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The residency curriculum has been carefully designed to provide residents with a well-balanced training program emphasizing mentored individual development in the context of a wide-ranging and richly varied educational and training experience.
The core of the training program includes experience in inpatient, consultation/liaison, and ambulatory psychiatry at the nation's finest health system, as well as extensive experience in outpatient psychotherapy, psychopharmacology, and combination treatment. Specialized training in psychodynamic, cognitive, behavioral, group, marital, and family therapies is a critical part of the educational mission.
See below for more detailed information for each year.
The first year of training is divided into four 3-month blocks alternating between psychiatry and off-service rotations.
Interns rotate through multiple clinical sites, including Hospital of the University of Pennsylvania (HUP), Pennsylvania Hospital (PAH), Veterans Affairs Medical Center (VAMC), Presbyterian Hospital (PPMC), and Children's Hospital of Philadelphia (CHOP).
Dedicated emergency psychiatry training is provided at HUP and the Crisis Response Center (CRC) at PAH.
The second year builds on the strong foundation of intern year with additional inpatient psychiatry as well as selectives and resident-designed electives that allow the resident to individualize their clinical experience.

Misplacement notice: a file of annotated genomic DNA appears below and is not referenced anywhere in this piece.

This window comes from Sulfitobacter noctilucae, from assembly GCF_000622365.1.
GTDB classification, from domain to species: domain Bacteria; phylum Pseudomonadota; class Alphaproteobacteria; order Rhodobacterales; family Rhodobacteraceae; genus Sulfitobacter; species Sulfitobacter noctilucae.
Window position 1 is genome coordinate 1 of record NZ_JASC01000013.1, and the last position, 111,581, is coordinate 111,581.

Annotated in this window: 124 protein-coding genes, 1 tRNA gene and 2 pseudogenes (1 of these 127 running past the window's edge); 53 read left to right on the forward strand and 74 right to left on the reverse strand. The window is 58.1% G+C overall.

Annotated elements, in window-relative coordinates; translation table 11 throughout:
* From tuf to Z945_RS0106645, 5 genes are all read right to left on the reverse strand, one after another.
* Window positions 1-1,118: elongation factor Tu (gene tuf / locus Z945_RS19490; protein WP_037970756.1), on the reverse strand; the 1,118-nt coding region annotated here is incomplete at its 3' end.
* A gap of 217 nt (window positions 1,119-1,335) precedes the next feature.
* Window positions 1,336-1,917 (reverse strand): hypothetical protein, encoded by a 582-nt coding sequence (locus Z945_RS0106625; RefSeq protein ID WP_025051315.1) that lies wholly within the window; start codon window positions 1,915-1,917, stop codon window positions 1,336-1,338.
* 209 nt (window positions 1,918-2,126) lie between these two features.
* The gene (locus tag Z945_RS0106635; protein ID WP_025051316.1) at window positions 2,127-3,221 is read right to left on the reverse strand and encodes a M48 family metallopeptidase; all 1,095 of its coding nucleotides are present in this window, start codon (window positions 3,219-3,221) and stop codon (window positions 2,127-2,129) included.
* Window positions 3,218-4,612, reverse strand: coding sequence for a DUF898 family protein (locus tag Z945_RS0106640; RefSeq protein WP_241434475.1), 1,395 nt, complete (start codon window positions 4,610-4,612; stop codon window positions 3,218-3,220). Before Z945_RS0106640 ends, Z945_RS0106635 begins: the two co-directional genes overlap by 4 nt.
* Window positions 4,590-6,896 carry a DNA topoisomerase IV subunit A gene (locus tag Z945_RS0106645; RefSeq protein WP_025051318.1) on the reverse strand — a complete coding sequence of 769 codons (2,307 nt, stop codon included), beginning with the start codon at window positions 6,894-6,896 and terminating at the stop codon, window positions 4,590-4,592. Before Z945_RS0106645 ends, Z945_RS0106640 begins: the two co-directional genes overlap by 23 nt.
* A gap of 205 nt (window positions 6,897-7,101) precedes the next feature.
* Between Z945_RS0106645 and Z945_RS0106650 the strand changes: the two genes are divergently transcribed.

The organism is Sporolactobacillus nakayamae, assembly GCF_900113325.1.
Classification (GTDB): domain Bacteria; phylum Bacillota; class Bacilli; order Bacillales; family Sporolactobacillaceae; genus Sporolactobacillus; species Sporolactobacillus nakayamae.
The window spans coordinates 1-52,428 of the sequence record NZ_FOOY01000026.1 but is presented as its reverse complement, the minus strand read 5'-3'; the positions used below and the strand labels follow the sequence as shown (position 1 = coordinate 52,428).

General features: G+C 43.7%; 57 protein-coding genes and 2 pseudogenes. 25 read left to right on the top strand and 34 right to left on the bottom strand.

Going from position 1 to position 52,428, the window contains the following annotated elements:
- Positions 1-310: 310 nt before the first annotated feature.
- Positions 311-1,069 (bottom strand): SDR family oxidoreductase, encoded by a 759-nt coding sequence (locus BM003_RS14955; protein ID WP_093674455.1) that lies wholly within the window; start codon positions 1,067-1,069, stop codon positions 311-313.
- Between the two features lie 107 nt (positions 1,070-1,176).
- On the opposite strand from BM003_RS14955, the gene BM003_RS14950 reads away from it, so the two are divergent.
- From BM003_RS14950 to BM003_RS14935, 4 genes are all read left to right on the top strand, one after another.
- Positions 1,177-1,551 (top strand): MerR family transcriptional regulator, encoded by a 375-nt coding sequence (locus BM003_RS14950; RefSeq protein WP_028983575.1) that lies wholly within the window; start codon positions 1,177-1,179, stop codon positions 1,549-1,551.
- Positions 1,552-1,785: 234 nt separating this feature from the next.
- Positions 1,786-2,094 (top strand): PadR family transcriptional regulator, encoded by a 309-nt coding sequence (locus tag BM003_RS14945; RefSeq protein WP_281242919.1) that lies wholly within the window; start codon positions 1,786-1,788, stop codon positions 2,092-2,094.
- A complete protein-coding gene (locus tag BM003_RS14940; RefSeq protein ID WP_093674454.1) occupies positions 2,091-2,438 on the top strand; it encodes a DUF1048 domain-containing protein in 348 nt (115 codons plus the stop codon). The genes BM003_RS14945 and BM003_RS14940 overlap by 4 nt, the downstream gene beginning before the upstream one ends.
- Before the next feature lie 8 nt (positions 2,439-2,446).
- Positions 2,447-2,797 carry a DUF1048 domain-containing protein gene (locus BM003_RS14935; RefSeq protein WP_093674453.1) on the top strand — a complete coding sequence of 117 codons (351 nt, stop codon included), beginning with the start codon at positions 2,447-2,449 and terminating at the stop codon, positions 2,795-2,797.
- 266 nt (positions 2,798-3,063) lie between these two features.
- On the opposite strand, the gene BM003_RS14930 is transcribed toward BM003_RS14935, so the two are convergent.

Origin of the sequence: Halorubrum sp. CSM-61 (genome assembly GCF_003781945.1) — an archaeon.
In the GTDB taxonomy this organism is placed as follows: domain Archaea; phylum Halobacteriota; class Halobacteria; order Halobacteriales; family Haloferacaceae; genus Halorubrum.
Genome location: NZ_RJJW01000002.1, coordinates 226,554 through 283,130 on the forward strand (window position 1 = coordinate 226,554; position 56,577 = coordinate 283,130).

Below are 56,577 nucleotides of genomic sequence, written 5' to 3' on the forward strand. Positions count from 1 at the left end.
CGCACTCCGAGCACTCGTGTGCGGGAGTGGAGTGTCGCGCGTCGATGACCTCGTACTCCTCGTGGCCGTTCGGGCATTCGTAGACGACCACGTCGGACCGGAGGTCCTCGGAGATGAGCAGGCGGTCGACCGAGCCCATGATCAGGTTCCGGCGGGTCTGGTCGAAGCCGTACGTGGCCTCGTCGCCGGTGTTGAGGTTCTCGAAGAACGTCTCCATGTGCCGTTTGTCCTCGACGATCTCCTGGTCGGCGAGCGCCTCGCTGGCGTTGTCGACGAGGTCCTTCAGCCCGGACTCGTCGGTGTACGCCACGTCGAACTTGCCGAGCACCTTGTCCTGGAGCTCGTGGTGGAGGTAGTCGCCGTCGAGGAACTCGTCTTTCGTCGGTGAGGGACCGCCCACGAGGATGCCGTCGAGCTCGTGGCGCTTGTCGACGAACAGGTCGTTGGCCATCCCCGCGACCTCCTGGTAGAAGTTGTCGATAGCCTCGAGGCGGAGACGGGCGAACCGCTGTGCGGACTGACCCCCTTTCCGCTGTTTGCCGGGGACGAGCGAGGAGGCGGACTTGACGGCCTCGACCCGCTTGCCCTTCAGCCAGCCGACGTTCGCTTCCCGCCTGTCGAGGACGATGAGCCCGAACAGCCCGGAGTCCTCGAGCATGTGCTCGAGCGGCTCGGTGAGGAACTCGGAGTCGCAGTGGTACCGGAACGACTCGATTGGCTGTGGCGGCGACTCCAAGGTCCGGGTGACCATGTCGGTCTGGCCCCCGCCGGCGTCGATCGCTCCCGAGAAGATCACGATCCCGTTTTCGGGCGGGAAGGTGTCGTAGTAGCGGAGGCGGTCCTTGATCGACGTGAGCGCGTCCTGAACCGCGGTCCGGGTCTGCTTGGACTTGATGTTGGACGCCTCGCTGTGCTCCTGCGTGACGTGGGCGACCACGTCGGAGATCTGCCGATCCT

Residents begin their first outpatient psychotherapy case in January of this year, though they may begin earlier in second year if they choose.
A night float rotation in PGY-2 and PGY-3 years eliminates the need for weeknight call and improves residents' education and quality of life.
The emphasis of the third year is on ambulatory psychiatry in a variety of settings. Residents serve as providers in General Ambulatory Practice (GAP) clinics, focusing primarily on psychopharmacology. GAP clinics include general or specialty patient populations, including dual diagnosis, treatment-resistant depression, bipolar disorder, trauma, geriatric, women’s health, med-psych, anxiety, ADHD, and psychosis.
Residents provide psychotherapy through the Residents' Psychotherapy Practice (RPP). The RPP allows residents to see patients for weekly psychotherapy under the supervision of Penn's extensive clinical faculty who have a depth of expertise in a wide variety of psychotherapy modalities, including short- and long-term psychotherapies, group, couples, and family therapy.
Moonlighting in PGY-3 and PGY-4 years allows senior residents to supplement their income, expand their teaching role, and maintain active engagement with the emergency and consult service at HUP and the CRC.
In the fourth year, each resident — under the guidance of the Program Directors and relevant faculty — develops a unique educational program that includes continued GAP and RPP clinical work, as well as intensive senior electives in areas relevant to his or her career direction. The resources of the entire department, and indeed the university, are available in the areas of clinical care, research and administration.
Residents have two days per week available for elective experiences. A Senior Teaching Requirement, focusing on the development of educational skills, a Junior Attendingship, and an Academic Project round out the year.
The Neuromodulation Rotation provides training in, and satisfies the accreditation criteria for, the provision of ECT after residency and involves experiences in Transcranial Magnetic Stimulation (TMS).
Moonlighting opportunities continue to be available during PGY-4 year.
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